Tweets Lead to Arrests, Libel Suits, Fines in British Courts

iMediaEthics publishes international media ethics news stories and investigations into journalism ethics lapses.


Home » Internet Ethics»

British politician Gareth Compton was arrested because of his tweet asking for someone to "stone" journalist Yasmin Alibhai-Brown (see above). (Credit: The Daily Mail, Twitter)

Media Briefs…

In the U.K. this week, a politician was arrested, a cricket player has been sued for libel, and an ordinary citizen has become a trendy topic among the tweets–all British legal actions resulting from their short messages on Twitter.

The Telegraph’s Milo Yiannopoulos argued that “the law must learn to keep up with technology,” though at least two of the offending tweeters have claimed they were tweeting in jest, not in earnest.

The Politician & the Journalist

The politician, Gareth Compton, tweeted that journalist Yasmin Alibhai-Brown should be stoned.  While he claims his tweet was a joke, he has since “been arrested and bailed, suspended from his party, accused of ‘incitement to murder’ and branded a racist,” The Daily Mail reports.

Compton is a conservative Birmingham City Councilor.  Alibhai-Brown is a columnist for British newspaper the Independent.

Compton’s tweet was in response to Alibhai-Brown’s comments on British prime minister David Cameron’s China trip.

According to the Daily Mail, “a member of the public” alerted the police to his tweet, which reportedly “violated section 127 (1a) of  Communications Act 2003.”

That section reads that “a person is guilty of an offence if he— a) sends by means of a public electronic communications network a message or other matter that is grossly offensive or of an indecent, obscene or menacing character.” reported that Alibhai-Brown said her daughter found the post and was concerned:

“Before she went to bed, my teenage daughter was unusually distressed. She said she didn’t want me to be a journalist anymore and was worried that if I went to the door to answer it somebody would shoot me,” she is quoted as saying.  “Later we found out, so initially I was incredibly upset by it. It was a rational discussion I was having on the radio, not at all an angry discussion.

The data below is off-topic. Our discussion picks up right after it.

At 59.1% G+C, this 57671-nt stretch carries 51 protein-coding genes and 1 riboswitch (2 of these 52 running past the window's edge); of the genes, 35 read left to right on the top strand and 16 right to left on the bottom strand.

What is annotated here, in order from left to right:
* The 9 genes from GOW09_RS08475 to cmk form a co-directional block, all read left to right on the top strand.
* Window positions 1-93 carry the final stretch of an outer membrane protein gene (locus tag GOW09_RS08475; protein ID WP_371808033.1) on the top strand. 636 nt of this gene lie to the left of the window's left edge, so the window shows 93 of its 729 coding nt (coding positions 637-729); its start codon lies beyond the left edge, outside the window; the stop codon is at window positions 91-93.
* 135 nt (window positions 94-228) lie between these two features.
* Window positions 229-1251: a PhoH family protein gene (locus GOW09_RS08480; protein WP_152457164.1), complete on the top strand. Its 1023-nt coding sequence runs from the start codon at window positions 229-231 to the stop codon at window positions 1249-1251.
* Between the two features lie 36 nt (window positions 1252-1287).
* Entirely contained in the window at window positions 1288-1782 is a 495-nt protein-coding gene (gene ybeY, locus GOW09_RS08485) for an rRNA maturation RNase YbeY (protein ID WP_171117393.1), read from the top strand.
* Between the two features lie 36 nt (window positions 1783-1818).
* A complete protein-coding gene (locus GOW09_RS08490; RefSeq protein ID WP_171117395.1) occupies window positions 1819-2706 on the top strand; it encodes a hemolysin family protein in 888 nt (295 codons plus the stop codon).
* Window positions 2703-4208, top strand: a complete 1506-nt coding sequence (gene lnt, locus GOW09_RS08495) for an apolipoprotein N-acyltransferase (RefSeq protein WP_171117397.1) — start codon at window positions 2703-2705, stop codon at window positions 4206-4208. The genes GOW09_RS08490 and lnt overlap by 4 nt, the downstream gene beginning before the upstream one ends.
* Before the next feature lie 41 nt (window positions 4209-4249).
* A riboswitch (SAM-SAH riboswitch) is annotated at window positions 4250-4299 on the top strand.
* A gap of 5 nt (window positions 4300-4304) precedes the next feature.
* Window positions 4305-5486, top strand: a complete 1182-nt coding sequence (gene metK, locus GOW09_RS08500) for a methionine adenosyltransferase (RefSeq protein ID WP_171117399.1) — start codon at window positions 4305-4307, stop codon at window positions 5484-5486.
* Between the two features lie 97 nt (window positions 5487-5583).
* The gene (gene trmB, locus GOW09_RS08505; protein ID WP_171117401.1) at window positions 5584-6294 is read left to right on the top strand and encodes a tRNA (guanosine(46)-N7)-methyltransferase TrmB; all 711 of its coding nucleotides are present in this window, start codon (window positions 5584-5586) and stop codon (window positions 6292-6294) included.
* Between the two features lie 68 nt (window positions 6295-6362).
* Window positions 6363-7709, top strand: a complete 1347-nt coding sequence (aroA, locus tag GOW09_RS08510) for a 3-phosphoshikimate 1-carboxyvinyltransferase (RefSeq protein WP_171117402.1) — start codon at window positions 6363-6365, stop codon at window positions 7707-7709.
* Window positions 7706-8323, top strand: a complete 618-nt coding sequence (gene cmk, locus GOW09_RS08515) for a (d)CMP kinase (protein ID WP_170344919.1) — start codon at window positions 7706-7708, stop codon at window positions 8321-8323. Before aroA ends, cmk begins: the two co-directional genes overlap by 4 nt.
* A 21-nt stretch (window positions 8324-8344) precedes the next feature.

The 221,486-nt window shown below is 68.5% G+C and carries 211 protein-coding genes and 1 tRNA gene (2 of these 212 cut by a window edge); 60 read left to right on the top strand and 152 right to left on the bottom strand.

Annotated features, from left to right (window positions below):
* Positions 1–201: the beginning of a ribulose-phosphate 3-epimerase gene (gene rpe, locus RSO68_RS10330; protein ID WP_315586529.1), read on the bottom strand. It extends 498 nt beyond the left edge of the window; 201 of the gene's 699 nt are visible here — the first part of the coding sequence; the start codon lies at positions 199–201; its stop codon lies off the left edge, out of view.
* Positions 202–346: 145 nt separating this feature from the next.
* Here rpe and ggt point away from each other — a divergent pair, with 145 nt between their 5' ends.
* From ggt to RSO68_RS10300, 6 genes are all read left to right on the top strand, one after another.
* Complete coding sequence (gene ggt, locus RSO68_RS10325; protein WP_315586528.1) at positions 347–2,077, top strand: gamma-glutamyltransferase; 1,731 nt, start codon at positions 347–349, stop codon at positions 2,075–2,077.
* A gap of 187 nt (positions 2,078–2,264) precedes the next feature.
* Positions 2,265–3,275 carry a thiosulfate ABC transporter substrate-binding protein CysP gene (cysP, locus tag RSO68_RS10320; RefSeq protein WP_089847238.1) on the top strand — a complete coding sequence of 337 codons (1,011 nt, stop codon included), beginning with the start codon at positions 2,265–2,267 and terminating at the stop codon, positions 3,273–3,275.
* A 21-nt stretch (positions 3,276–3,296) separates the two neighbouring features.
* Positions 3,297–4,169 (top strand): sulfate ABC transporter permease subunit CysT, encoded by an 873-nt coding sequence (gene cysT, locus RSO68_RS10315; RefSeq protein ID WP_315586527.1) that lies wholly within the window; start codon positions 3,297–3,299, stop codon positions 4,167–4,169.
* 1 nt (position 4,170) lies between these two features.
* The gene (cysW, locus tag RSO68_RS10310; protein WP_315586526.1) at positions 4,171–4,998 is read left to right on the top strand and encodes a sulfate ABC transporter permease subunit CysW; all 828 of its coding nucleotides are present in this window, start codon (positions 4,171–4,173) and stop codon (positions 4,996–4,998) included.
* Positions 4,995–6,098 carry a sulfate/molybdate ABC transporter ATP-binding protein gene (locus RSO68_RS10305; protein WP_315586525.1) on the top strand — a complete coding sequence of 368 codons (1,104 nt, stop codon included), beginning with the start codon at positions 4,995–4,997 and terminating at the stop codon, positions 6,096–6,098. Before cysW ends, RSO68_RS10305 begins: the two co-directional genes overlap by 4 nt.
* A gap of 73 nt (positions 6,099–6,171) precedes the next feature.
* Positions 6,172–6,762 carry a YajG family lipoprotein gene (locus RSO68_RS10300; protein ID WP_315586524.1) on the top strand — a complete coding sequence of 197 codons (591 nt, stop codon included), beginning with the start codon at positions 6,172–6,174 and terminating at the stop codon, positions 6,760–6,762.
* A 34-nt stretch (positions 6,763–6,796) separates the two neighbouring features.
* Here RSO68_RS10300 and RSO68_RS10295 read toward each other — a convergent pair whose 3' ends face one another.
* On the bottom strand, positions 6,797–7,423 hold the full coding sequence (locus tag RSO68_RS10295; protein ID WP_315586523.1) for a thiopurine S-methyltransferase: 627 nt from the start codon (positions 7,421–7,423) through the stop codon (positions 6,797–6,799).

“I straight away decided this was incitement and I would go to the police, but as it happened I didn’t have to as a member of the public had already done that. A politician validates the many people who do threaten columnists like me… what you’re saying is ‘it’s okay to hate so much that you kill a journalist and a writer’,” she added.

The Daily Mail noted Compton’s Twitter account has apparently been deleted from the social networking site.  Also, before axing his account, he apologized for the tweet, calling it an “ill-conceived attempt at humour.”

In a Nov. 12 column, Alibhai-Brown wrote that Compton’s tweet “validated the haters who think it is OK to threaten” her.  Because Compton wrote “stoned” instead of “shot,” she wrote that the post was “incitement” given her Muslim faith.

The Cricket Players

Indian cricket player Lalit Modi was sued for his tweet claiming New Zealand cricket player Chris Cairns fixed matches in the Indian Cricket League.  According to the Guardian, Modi attempted to deflect a lawsuit by claiming “no one in England had actually read” the message.

However, a libel judge decided that Modi could in fact be sued for defamation over his tweet.

The Airport Tweeter

Paul Chambers is “the first person convicted for a tweet,” the Guardian wrote.  His conviction was for “sending a menacing message via a public telecommunications network,” a clause in the Communications Act 2003.  However, the Guardian questioned if his tweet was what was “in mind” when the code was created.

The Financial Times reported  that Chambers “was fined £1,000 in May” for the tweet about the UK airport Robin Hood Airport.

His offending tweet was:  “Robin Hood Airport is closed. You’ve got a week and a bit to get (it) together, otherwise I’m blowing the airport sky high!!”  An airport manager spotted the tweet several days later on Jan. 11, sent it to a manager who sent it to the police.

The British freedom of expression group Index on Censorship spoke out against the case, Canadian Press reported.

“Police and prosecutors ‘seem to have completely ignored the notion of context, which is a very dangerous thing,’ said Padraig Reidy of the London-based Index on Censorship. ‘If he genuinely intended to blow up the airport he wouldn’t have tweeted it. It’s obviously a joke,'” Canadian Press noted.

In a show of support, “thousands” have re-tweeted Chamber’s post Nov. 12 with the hash tag “IAmSpartacus.” The tag was one of the most popular trending topics yesterday.

However, Canadian Press noted that “South Yorkshire Police, which was responsible for Chambers’ original arrest, refused to say whether it was taking moves to arrest the thousands of people now threatening to blow up the airport.”

On Twitter, writer/actor/comedian Stephen Fry “offered to pay Chambers’ fine and legal costs, amounting to around £3,600,” The Telegraph noted.  See Fry’s tweet here.

Submit a tip / Report a problem

Tweets Lead to Arrests, Libel Suits, Fines in British Courts

Share this article: